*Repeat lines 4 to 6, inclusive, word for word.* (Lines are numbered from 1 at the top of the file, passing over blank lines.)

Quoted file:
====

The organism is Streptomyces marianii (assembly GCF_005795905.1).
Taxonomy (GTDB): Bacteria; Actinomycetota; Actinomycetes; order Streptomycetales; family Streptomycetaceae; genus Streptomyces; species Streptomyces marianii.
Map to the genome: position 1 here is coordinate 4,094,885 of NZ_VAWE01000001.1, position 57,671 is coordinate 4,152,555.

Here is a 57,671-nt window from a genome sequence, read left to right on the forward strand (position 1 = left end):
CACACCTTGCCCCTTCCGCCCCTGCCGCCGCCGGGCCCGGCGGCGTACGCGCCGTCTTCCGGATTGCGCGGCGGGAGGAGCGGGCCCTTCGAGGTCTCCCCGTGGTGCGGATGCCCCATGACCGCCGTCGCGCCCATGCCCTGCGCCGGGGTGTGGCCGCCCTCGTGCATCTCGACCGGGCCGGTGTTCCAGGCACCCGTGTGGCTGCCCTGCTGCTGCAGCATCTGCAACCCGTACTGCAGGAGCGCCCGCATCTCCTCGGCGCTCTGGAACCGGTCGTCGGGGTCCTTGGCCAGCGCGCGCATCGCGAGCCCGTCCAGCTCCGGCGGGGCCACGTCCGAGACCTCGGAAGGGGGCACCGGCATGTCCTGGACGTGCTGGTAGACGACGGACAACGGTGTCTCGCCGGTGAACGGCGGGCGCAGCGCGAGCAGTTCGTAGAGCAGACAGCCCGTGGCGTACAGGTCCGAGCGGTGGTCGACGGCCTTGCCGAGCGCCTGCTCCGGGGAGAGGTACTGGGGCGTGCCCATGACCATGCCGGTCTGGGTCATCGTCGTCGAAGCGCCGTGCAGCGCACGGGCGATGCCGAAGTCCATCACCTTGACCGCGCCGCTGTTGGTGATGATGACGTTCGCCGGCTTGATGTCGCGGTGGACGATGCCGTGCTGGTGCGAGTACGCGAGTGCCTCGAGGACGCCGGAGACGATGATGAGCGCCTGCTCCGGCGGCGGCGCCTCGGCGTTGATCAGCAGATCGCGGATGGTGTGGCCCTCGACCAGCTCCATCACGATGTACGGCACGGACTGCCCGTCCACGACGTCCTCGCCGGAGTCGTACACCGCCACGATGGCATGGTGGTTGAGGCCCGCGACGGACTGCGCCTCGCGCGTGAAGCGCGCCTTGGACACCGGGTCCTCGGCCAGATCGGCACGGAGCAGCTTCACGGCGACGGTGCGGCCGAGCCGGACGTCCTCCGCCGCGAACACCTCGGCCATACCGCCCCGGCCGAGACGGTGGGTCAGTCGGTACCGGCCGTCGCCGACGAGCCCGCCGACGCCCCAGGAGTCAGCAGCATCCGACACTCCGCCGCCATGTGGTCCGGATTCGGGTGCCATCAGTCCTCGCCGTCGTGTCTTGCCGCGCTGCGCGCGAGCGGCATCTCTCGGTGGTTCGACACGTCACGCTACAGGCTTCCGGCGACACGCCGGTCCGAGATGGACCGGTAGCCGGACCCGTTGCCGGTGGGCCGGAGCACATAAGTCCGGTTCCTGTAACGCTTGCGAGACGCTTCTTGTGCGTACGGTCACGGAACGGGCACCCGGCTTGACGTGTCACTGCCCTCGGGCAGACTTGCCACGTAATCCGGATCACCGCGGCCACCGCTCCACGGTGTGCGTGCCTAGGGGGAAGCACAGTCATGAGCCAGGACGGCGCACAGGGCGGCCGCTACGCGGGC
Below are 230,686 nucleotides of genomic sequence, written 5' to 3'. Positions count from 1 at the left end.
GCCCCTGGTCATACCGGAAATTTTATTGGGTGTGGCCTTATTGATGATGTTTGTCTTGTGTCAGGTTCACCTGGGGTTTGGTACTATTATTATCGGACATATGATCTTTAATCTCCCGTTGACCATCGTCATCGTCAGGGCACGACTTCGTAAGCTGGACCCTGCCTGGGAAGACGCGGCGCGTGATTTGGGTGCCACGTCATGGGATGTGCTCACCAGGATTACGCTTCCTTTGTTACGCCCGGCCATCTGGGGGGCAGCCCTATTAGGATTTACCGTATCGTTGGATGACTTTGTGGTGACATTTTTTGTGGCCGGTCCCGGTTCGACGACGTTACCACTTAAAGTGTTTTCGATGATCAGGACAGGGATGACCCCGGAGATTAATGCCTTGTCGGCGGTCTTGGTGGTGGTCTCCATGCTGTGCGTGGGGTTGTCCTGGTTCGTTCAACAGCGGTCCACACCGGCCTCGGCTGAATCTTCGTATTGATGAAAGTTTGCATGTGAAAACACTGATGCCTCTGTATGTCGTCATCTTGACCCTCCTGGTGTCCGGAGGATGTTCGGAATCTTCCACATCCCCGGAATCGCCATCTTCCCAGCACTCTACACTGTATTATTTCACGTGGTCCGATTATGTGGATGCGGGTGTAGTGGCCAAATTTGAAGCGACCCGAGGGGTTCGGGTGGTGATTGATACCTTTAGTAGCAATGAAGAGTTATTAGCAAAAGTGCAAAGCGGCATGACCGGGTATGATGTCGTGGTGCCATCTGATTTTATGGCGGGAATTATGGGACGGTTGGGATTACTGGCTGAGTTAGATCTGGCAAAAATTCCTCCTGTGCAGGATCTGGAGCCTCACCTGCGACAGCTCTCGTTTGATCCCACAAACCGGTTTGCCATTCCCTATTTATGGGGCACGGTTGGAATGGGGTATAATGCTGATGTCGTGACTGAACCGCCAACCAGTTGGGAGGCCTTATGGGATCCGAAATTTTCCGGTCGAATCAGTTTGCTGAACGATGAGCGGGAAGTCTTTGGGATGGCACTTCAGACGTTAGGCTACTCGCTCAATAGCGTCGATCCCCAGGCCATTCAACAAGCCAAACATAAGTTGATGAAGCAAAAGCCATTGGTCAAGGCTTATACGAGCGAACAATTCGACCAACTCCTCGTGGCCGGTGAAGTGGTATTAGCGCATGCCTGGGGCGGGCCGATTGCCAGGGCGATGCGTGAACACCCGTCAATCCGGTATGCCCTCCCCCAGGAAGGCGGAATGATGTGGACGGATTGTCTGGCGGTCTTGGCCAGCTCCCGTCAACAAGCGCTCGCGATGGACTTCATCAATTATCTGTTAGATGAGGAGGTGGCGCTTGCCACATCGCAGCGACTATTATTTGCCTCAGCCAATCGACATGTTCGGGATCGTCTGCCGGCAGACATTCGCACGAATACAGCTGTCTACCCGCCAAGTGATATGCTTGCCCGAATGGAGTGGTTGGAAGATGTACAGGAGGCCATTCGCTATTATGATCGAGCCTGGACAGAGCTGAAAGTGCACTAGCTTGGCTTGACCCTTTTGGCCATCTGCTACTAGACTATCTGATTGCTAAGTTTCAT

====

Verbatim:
Here is a 57,671-nt window from a genome sequence, read left to right on the forward strand (position 1 = left end):
CACACCTTGCCCCTTCCGCCCCTGCCGCCGCCGGGCCCGGCGGCGTACGCGCCGTCTTCCGGATTGCGCGGCGGGAGGAGCGGGCCCTTCGAGGTCTCCCCGTGGTGCGGATGCCCCATGACCGCCGTCGCGCCCATGCCCTGCGCCGGGGTGTGGCCGCCCTCGTGCATCTCGACCGGGCCGGTGTTCCAGGCACCCGTGTGGCTGCCCTGCTGCTGCAGCATCTGCAACCCGTACTGCAGGAGCGCCCGCATCTCCTCGGCGCTCTGGAACCGGTCGTCGGGGTCCTTGGCCAGCGCGCGCATCGCGAGCCCGTCCAGCTCCGGCGGGGCCACGTCCGAGACCTCGGAAGGGGGCACCGGCATGTCCTGGACGTGCTGGTAGACGACGGACAACGGTGTCTCGCCGGTGAACGGCGGGCGCAGCGCGAGCAGTTCGTAGAGCAGACAGCCCGTGGCGTACAGGTCCGAGCGGTGGTCGACGGCCTTGCCGAGCGCCTGCTCCGGGGAGAGGTACTGGGGCGTGCCCATGACCATGCCGGTCTGGGTCATCGTCGTCGAAGCGCCGTGCAGCGCACGGGCGATGCCGAAGTCCATCACCTTGACCGCGCCGCTGTTGGTGATGATGACGTTCGCCGGCTTGATGTCGCGGTGGACGATGCCGTGCTGGTGCGAGTACGCGAGTGCCTCGAGGACGCCGGAGACGATGATGAGCGCCTGCTCCGGCGGCGGCGCCTCGGCGTTGATCAGCAGATCGCGGATGGTGTGGCCCTCGACCAGCTCCATCACGATGTACGGCACGGACTGCCCGTCCACGACGTCCTCGCCGGAGTCGTACACCGCCACGATGGCATGGTGGTTGAGGCCCGCGACGGACTGCGCCTCGCGCGTGAAGCGCGCCTTGGACACCGGGTCCTCGGCCAGATCGGCACGGAGCAGCTTCACGGCGACGGTGCGGCCGAGCCGGACGTCCTCCGCCGCGAACACCTCGGCCATACCGCCCCGGCCGAGACGGTGGGTCAGTCGGTACCGGCCGTCGCCGACGAGCCCGCCGACGCCCCAGGAGTCAGCAGCATCCGACACTCCGCCGCCATGTGGTCCGGATTCGGGTGCCATCAGTCCTCGCCGTCGTGTCTTGCCGCGCTGCGCGCGAGCGGCATCTCTCGGTGGTTCGACACGTCACGCTACAGGCTTCCGGCGACACGCCGGTCCGAGATGGACCGGTAGCCGGACCCGTTGCCGGTGGGCCGGAGCACATAAGTCCGGTTCCTGTAACGCTTGCGAGACGCTTCTTGTGCGTACGGTCACGGAACGGGCACCCGGCTTGACGTGTCACTGCCCTCGGGCAGACTTGCCACGTAATCCGGATCACCGCGGCCACCGCTCCACGGTGTGCGTGCCTAGGGGGAAGCACAGTCATGAGCCAGGACGGCGCACAGGGCGGCCGCTACGCGGGC
Below are 230,686 nucleotides of genomic sequence, written 5' to 3'. Positions count from 1 at the left end.